By Stephen Innes
It is was punishing day for equity markets as smouldering Middle East embers look set to ignite into raging geopolitical firestorms after President Trump warned Russia "get ready" for missiles being launched at Syria.
War drums, tweets and the FOMC minutes made for a chaotic session with the Syrian conflict up front and centre, but adding to regional tensions, Saudi Arabia shot down two missiles sent from Yemen over Riyadh.
Predictably, equity sentiment ran sour all day as investors move from trade war fires into the geopolitical frying pan as a thick geopolitical stew of fear brews. But as the day wore on, political moods tempered on, as did the markets' negative sentiment.
The FOMC minutes were interpreted as hawkish and provided investors reasons to buy back some USD, but not excessively so. With the war drums quietly beating in the White House, markets tend to ignore the "run of the mill"-type issues like the FOMC minutes.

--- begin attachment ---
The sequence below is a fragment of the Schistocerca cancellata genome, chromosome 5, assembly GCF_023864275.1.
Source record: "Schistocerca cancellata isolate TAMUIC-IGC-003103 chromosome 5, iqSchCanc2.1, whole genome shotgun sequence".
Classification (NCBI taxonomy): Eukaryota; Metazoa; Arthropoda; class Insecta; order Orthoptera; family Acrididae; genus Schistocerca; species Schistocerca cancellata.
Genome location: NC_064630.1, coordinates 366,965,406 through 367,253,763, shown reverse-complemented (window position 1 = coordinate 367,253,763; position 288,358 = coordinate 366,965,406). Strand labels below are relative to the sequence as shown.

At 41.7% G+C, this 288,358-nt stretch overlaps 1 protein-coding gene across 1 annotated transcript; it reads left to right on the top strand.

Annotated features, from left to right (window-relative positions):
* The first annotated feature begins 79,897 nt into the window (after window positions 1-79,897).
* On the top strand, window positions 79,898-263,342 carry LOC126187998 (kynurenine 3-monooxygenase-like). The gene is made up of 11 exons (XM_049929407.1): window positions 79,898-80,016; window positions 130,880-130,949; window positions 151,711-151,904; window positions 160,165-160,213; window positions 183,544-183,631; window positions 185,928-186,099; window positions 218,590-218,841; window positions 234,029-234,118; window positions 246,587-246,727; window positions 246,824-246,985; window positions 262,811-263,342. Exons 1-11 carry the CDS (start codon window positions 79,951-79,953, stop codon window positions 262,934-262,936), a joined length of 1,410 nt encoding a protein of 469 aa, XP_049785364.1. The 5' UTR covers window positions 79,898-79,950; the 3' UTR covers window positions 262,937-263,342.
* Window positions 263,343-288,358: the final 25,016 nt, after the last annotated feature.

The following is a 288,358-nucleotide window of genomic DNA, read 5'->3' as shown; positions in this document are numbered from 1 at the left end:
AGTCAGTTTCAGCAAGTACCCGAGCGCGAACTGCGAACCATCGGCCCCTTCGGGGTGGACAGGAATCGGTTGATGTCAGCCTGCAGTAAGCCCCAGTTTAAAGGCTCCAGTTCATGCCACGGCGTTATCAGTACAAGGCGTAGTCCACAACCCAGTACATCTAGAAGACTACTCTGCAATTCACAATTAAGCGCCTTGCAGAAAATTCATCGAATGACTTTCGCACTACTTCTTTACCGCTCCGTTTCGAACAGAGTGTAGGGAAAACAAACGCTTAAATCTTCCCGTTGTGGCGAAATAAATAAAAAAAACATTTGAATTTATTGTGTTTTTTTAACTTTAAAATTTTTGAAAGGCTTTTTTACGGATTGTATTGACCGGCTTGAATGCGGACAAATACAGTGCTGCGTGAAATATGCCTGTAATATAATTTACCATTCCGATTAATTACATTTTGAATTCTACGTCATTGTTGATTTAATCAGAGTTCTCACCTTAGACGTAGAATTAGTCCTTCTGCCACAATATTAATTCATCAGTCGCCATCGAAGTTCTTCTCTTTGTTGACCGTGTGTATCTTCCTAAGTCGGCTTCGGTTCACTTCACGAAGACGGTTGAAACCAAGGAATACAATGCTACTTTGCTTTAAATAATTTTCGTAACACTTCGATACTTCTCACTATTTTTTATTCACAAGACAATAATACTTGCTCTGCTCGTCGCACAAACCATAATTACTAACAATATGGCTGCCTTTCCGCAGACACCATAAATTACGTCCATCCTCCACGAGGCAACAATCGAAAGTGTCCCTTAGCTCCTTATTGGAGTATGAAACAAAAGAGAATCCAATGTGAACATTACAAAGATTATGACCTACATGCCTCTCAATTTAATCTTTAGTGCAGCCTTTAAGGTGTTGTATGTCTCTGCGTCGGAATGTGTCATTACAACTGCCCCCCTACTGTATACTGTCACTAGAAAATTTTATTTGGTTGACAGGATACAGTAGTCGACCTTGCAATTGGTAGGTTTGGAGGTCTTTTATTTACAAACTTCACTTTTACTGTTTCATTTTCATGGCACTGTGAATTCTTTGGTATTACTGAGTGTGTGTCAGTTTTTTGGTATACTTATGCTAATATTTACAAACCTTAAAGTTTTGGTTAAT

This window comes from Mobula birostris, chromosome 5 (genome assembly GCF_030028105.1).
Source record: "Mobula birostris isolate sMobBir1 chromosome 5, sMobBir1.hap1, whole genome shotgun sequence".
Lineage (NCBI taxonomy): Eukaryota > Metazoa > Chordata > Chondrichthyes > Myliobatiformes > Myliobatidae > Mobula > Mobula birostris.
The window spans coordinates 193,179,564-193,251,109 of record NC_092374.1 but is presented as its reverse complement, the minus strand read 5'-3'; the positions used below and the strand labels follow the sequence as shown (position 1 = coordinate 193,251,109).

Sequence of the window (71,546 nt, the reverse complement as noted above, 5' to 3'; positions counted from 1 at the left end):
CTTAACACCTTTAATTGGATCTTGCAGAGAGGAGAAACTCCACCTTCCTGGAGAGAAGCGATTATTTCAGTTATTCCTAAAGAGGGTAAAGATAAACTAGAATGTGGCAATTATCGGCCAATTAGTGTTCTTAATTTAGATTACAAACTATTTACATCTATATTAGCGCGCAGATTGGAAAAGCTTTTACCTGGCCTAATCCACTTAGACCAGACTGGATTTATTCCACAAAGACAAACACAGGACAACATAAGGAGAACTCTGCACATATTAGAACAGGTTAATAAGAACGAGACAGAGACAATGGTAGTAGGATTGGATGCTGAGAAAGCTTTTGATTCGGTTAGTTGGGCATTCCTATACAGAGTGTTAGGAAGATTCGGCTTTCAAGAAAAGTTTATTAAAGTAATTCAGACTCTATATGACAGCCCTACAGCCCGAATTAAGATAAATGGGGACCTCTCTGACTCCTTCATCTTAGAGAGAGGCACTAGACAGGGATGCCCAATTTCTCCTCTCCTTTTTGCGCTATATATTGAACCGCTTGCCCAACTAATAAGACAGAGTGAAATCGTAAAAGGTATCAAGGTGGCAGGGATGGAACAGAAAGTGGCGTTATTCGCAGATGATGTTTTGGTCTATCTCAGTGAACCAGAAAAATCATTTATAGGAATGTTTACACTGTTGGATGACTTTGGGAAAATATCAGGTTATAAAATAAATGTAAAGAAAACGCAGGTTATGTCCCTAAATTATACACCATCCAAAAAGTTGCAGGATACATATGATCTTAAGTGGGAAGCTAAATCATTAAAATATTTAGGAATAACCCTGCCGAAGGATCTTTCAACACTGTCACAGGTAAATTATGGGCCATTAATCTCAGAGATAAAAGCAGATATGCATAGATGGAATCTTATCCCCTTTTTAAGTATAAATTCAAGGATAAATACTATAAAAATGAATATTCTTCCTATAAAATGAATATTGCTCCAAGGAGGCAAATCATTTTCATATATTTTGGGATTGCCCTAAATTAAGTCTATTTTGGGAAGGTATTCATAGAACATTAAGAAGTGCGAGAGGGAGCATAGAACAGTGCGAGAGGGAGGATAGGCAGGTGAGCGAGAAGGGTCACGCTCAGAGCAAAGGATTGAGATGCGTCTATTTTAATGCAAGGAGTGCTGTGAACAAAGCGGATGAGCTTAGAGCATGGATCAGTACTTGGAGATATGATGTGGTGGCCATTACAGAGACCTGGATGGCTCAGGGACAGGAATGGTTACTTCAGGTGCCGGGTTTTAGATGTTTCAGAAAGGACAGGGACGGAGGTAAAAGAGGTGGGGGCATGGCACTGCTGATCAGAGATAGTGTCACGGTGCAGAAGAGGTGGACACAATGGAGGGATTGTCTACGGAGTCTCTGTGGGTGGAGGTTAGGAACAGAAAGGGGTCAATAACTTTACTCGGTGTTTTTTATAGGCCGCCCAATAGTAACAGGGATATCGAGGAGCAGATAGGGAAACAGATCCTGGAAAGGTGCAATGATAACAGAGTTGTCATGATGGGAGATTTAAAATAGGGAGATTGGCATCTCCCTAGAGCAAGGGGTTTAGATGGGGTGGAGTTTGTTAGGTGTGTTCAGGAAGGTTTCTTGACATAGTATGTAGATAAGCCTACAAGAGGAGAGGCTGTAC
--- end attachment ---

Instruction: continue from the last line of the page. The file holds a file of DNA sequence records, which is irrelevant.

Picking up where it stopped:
Escalation and provocations in the Middle East are driving oil prices higher, and we could be setting up for an eventual test of $70.00+ WTI. Oil prices are already up 8% this week on the Syrian conflict, but if we start to factor Saudi, Iran and Israel into the escalation matrix, we could be looking at WTI beyond $75.00 in a heartbeat.
Case in point, developments in the Middle East crowded out a soft DoE inventory report, which showed a headline build of 3.3 million.
Very much a binary trade at this stage as the markets start to factor in possible Middle East escalation. While we expect volatility to remain high, gold will stay supported. So as long as the US military option remains on the table, gold will continue to bid.
But we could see prices rocket higher if both the US and Israel get drawn into the fracas, siding with Saudi Arabia in Riyadh's escalations with Tehran. A test of $1400 +would be on the cards immediately
FX markets have been in stasis again, but players remain on high alert for Middle East escalation.
It makes sense to stay long JPY amidst a massive uptick in geopolitical tensions. But why we haven't taken out essential support at 106.60 remains a bit of a head-scratcher.
Risk aversion has weighed down ringgit sentiment overnight. And the lack of activity on the domestic bond markets suggests the ringgit will be hard-pressed to make substantial gains ahead of the election.
Oil prices remain incredibly supportive, but with the market in full risk-averse mode, there remains little appetite for the MYR these days.